In any field, be it in the public or private sector, professional or recreational, there’s usually a subset of people who are consider to be “in the know” and thus are people that you should know. This list of “who’s who” are generally considered the movers and shakers of their given fields,
When you take a look at this list of people who are inducted in tomorrow evening’s Who’s Who in Black Atlanta event at the Marriott Marquis at 6pm, there is an impressive list of people from all walks of life. From the corporate to the community, from the legendary to the up and coming, the people included in this 14th anniversary edition are not only a positive, powerful, and productive presence in the Black community, but in the greater Atlanta community.
Legendary figures such as civil-rights icon Andrew Young, Dr. Bernice King (daughter of Martin Luther King, Jr.), corporate innovators Chris Womack, Greg and Juanita Baranco, government leaders such as Atlanta Mayor Kasim Reed, and media figures such as Twanda Black and Esther Caspino are part of the directory of those considered as leaders in their respective fields and areas of interest. Even the late Wayne Brown, GM of the Atlanta-area Radio One networks, is being memorialized for his work and impact in media and the community.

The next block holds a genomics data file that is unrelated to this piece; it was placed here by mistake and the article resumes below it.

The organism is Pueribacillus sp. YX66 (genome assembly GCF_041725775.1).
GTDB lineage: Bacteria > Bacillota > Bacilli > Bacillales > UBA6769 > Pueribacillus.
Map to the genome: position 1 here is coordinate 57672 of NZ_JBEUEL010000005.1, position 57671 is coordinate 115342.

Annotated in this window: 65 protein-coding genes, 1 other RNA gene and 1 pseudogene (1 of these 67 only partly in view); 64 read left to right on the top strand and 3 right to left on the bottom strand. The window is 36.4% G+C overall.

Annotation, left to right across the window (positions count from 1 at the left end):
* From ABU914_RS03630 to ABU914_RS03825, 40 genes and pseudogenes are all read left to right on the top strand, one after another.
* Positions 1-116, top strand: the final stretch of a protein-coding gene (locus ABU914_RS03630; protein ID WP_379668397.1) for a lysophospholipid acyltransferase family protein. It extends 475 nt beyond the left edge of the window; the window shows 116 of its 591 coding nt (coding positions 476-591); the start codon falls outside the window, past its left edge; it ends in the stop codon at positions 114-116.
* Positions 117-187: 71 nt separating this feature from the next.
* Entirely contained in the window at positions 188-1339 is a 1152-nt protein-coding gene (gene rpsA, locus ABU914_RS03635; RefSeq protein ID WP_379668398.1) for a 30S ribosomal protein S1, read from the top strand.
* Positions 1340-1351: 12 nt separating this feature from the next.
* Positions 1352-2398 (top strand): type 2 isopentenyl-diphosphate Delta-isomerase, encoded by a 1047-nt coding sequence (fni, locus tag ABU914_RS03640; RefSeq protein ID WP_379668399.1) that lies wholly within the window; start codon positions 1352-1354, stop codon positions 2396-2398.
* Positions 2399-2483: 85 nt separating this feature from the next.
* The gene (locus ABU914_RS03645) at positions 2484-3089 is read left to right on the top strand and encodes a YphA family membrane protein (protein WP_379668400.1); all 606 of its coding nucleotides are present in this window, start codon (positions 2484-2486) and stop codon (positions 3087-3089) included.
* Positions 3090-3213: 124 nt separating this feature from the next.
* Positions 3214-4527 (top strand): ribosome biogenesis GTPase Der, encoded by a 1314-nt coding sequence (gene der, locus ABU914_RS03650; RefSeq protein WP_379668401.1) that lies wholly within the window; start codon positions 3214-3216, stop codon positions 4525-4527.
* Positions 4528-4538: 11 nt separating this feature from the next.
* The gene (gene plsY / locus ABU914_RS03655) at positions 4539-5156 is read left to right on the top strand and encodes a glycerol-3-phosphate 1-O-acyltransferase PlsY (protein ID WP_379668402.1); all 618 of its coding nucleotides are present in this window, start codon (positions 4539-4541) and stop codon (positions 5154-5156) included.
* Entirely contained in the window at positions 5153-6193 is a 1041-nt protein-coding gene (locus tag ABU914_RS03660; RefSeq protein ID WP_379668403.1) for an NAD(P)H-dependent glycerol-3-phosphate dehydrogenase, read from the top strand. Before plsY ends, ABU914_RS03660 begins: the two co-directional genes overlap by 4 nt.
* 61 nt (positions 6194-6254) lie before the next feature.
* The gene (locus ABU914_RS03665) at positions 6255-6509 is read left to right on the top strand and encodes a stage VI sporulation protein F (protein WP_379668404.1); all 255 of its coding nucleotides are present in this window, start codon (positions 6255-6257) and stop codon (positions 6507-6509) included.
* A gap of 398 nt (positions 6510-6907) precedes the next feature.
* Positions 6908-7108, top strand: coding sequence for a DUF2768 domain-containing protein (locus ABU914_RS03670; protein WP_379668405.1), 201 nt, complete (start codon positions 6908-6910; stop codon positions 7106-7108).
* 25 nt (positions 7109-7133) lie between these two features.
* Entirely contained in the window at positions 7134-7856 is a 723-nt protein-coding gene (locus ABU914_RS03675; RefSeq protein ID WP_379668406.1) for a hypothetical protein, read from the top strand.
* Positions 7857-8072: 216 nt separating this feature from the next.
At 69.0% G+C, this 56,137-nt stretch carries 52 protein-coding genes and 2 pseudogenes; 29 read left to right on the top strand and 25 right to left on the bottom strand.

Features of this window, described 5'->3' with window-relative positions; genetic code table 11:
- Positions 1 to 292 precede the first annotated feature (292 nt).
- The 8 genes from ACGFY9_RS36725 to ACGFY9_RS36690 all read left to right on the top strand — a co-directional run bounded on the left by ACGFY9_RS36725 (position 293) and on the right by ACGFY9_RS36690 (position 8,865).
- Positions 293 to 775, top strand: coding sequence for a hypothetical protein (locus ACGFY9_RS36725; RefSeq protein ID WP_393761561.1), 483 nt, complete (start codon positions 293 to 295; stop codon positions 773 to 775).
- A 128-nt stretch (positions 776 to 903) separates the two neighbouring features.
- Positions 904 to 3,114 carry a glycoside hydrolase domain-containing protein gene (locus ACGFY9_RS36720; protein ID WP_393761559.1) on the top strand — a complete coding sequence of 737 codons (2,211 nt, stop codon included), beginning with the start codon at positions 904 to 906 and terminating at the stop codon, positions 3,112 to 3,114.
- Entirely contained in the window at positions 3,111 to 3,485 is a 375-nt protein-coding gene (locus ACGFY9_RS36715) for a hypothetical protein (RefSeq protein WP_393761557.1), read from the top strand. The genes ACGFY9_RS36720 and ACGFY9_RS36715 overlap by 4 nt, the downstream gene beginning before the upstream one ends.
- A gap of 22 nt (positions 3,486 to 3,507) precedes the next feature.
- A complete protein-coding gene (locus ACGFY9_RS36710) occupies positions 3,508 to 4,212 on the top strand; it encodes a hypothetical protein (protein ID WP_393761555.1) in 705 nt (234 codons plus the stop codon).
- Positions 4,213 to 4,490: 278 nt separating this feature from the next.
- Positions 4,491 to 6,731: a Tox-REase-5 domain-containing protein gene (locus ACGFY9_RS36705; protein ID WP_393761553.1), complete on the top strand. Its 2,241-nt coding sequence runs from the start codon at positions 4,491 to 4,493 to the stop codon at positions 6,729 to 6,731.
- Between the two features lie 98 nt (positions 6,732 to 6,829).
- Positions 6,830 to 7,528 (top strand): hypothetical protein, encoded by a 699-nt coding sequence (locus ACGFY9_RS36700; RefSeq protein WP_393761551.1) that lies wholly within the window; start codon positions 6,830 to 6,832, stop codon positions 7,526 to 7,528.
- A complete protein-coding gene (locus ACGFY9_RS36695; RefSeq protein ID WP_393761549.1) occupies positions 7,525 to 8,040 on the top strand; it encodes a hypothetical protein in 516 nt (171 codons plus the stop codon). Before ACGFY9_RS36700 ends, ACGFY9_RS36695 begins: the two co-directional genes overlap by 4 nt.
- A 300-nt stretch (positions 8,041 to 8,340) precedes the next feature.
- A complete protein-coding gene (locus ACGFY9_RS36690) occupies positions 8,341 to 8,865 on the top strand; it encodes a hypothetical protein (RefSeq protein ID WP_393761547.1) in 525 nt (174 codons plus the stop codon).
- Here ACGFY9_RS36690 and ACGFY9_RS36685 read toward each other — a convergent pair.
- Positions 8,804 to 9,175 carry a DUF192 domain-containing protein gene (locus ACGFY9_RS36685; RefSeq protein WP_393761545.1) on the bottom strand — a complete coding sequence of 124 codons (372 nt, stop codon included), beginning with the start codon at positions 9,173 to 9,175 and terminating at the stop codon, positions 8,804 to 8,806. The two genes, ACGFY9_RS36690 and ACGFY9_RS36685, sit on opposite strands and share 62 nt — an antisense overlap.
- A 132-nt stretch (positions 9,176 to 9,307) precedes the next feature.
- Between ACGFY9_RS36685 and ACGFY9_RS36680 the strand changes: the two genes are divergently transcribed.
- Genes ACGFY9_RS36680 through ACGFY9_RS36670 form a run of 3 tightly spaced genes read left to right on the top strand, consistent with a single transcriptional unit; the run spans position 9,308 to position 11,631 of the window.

Combined with those who work in nonprofits, education, the arts, banking, and other industries, it is a powerful reminder of what people are able to do when they put their time and talents to the greater good. And it’s more than just a celebration.
It’s a way to cross-reference, collaborate, and re-invigorate efforts regarding community engagement. Consider the partnerships that can come from such a meeting of the minds and a meeting of those who are actually doing what they can to make their neighborhoods, communities, and the larger landscape a better place for others.
Real estate projects? Business empowerment? Tutoring and mentoring programs for young people? Creation of funding opportunities for business, health, and education? The possibilities are endless.
All of the honorees have a story to tell, some advice to give, a work ethic and a track record of doing something constructive for the greater good. They may have had some obstacles to overcome in getting there, be it health related, rejection of their ideas, and isolation from those who are supposed to be “down” with them and their causes; however, these things didn’t get in their way, and as a result, their effort, energy, and resolve are made manifest through their professional and civic efforts.
Yes, work remains in making our communities the enriching and empowering places they can be, but there are those who are doing, working, and leading by example. Tomorrow is a way to say thank you for a job well done, along with encouragement to “keep on keeping on” in making things better one day at a time, one project at a time, and one life at a time.
And I’m honored to be among them…